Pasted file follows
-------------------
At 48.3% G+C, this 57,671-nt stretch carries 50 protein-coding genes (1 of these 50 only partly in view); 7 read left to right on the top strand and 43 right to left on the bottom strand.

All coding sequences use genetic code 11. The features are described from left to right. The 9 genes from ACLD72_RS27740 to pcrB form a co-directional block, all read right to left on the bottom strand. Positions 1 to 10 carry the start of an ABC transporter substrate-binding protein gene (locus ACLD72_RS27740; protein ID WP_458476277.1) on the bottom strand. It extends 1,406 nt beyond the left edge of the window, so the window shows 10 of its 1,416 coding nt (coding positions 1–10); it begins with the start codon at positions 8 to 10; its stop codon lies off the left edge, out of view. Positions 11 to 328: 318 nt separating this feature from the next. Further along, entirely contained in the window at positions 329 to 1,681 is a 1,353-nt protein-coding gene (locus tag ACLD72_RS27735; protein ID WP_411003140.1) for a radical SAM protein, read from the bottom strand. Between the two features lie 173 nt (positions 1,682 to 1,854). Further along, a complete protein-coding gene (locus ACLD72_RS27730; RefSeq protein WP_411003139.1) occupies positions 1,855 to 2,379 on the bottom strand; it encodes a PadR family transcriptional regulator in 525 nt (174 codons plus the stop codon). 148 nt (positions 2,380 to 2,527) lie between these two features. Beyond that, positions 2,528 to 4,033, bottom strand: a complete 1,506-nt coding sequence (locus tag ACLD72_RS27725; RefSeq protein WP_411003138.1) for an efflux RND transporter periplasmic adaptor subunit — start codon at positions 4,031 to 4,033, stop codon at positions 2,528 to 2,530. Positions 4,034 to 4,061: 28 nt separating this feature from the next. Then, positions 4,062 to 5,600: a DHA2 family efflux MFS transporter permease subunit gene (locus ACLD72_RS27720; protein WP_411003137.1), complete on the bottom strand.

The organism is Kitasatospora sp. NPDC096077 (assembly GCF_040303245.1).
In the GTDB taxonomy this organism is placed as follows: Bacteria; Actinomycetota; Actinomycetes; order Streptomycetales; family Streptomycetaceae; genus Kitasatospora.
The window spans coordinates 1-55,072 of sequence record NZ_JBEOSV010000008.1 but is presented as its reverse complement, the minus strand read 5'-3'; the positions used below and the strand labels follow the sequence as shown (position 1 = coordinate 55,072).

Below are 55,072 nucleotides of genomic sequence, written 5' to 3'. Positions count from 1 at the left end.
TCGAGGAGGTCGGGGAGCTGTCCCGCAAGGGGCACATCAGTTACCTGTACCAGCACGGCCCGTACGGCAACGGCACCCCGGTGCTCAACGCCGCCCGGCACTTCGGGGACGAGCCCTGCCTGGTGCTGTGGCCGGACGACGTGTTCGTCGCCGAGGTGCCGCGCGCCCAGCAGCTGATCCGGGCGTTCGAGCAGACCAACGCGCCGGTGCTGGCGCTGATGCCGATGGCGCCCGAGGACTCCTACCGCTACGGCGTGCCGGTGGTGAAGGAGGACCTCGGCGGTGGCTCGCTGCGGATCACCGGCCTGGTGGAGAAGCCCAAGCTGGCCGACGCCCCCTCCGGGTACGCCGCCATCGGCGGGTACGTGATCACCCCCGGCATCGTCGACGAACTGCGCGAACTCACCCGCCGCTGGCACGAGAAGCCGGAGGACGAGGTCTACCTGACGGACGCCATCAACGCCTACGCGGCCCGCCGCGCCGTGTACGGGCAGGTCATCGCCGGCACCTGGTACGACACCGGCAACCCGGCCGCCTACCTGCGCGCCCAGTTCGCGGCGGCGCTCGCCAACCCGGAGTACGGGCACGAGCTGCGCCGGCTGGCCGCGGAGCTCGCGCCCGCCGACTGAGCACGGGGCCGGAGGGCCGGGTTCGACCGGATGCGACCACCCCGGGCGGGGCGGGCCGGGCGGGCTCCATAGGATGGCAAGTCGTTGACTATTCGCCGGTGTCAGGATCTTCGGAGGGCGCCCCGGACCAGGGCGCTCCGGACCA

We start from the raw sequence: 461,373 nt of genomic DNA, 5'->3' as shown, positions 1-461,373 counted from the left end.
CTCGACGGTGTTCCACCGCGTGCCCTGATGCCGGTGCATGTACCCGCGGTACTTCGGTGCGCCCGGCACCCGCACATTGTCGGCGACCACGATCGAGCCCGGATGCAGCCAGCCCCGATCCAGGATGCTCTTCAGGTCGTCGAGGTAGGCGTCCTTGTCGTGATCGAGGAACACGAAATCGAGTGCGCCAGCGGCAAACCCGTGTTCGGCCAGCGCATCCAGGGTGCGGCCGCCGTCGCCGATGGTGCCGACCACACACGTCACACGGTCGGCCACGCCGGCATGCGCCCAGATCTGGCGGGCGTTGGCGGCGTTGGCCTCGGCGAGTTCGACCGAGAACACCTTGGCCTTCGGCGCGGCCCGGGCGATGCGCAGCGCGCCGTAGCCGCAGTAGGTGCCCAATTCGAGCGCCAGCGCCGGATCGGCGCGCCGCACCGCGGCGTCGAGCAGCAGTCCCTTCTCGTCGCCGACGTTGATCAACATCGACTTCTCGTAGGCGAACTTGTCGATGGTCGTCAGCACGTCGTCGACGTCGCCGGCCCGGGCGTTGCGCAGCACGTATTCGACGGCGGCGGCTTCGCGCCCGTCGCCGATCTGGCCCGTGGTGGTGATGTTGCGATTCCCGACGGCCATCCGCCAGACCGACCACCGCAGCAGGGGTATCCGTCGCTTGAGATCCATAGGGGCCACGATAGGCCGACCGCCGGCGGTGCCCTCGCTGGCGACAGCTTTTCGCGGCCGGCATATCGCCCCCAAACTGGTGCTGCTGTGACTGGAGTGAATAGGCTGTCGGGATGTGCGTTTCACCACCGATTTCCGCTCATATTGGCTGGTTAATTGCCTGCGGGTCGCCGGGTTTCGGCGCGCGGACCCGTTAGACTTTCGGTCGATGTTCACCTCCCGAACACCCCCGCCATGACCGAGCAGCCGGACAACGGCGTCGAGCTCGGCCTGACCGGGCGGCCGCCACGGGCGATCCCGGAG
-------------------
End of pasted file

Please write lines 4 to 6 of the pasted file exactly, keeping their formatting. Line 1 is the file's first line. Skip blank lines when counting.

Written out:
In the GTDB taxonomy this organism is placed as follows: Bacteria; Actinomycetota; Actinomycetes; order Streptomycetales; family Streptomycetaceae; genus Kitasatospora.
The window spans coordinates 1-55,072 of sequence record NZ_JBEOSV010000008.1 but is presented as its reverse complement, the minus strand read 5'-3'; the positions used below and the strand labels follow the sequence as shown (position 1 = coordinate 55,072).

Below are 55,072 nucleotides of genomic sequence, written 5' to 3'. Positions count from 1 at the left end.